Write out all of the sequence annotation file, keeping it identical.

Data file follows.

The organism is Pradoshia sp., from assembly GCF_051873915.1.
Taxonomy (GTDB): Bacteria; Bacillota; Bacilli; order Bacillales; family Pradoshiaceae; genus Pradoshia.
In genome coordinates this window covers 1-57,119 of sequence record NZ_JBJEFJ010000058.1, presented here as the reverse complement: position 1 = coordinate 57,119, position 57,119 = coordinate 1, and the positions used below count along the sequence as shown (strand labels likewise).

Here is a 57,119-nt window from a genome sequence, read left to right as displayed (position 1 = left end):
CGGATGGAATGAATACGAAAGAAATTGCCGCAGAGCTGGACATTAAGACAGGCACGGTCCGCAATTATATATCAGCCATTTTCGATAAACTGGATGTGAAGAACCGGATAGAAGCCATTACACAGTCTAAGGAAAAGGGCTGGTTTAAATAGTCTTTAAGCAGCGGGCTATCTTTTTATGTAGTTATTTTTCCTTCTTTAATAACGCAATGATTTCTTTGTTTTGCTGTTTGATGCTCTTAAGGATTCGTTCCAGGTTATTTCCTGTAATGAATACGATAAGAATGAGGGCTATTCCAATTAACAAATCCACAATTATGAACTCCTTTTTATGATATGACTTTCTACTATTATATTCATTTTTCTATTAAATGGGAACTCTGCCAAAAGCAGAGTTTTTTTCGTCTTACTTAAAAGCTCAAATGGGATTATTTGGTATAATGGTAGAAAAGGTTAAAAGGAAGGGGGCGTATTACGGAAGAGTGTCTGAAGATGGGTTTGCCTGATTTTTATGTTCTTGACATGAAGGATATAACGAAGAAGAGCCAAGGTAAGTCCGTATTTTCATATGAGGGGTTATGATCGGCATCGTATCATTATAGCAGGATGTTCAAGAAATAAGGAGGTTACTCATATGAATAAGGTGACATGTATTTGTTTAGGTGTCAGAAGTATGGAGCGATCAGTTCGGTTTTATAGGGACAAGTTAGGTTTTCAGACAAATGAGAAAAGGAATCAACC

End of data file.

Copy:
The organism is Pradoshia sp., from assembly GCF_051873915.1.
Taxonomy (GTDB): Bacteria; Bacillota; Bacilli; order Bacillales; family Pradoshiaceae; genus Pradoshia.
In genome coordinates this window covers 1-57,119 of sequence record NZ_JBJEFJ010000058.1, presented here as the reverse complement: position 1 = coordinate 57,119, position 57,119 = coordinate 1, and the positions used below count along the sequence as shown (strand labels likewise).

Here is a 57,119-nt window from a genome sequence, read left to right as displayed (position 1 = left end):
CGGATGGAATGAATACGAAAGAAATTGCCGCAGAGCTGGACATTAAGACAGGCACGGTCCGCAATTATATATCAGCCATTTTCGATAAACTGGATGTGAAGAACCGGATAGAAGCCATTACACAGTCTAAGGAAAAGGGCTGGTTTAAATAGTCTTTAAGCAGCGGGCTATCTTTTTATGTAGTTATTTTTCCTTCTTTAATAACGCAATGATTTCTTTGTTTTGCTGTTTGATGCTCTTAAGGATTCGTTCCAGGTTATTTCCTGTAATGAATACGATAAGAATGAGGGCTATTCCAATTAACAAATCCACAATTATGAACTCCTTTTTATGATATGACTTTCTACTATTATATTCATTTTTCTATTAAATGGGAACTCTGCCAAAAGCAGAGTTTTTTTCGTCTTACTTAAAAGCTCAAATGGGATTATTTGGTATAATGGTAGAAAAGGTTAAAAGGAAGGGGGCGTATTACGGAAGAGTGTCTGAAGATGGGTTTGCCTGATTTTTATGTTCTTGACATGAAGGATATAACGAAGAAGAGCCAAGGTAAGTCCGTATTTTCATATGAGGGGTTATGATCGGCATCGTATCATTATAGCAGGATGTTCAAGAAATAAGGAGGTTACTCATATGAATAAGGTGACATGTATTTGTTTAGGTGTCAGAAGTATGGAGCGATCAGTTCGGTTTTATAGGGACAAGTTAGGTTTTCAGACAAATGAGAAAAGGAATCAACC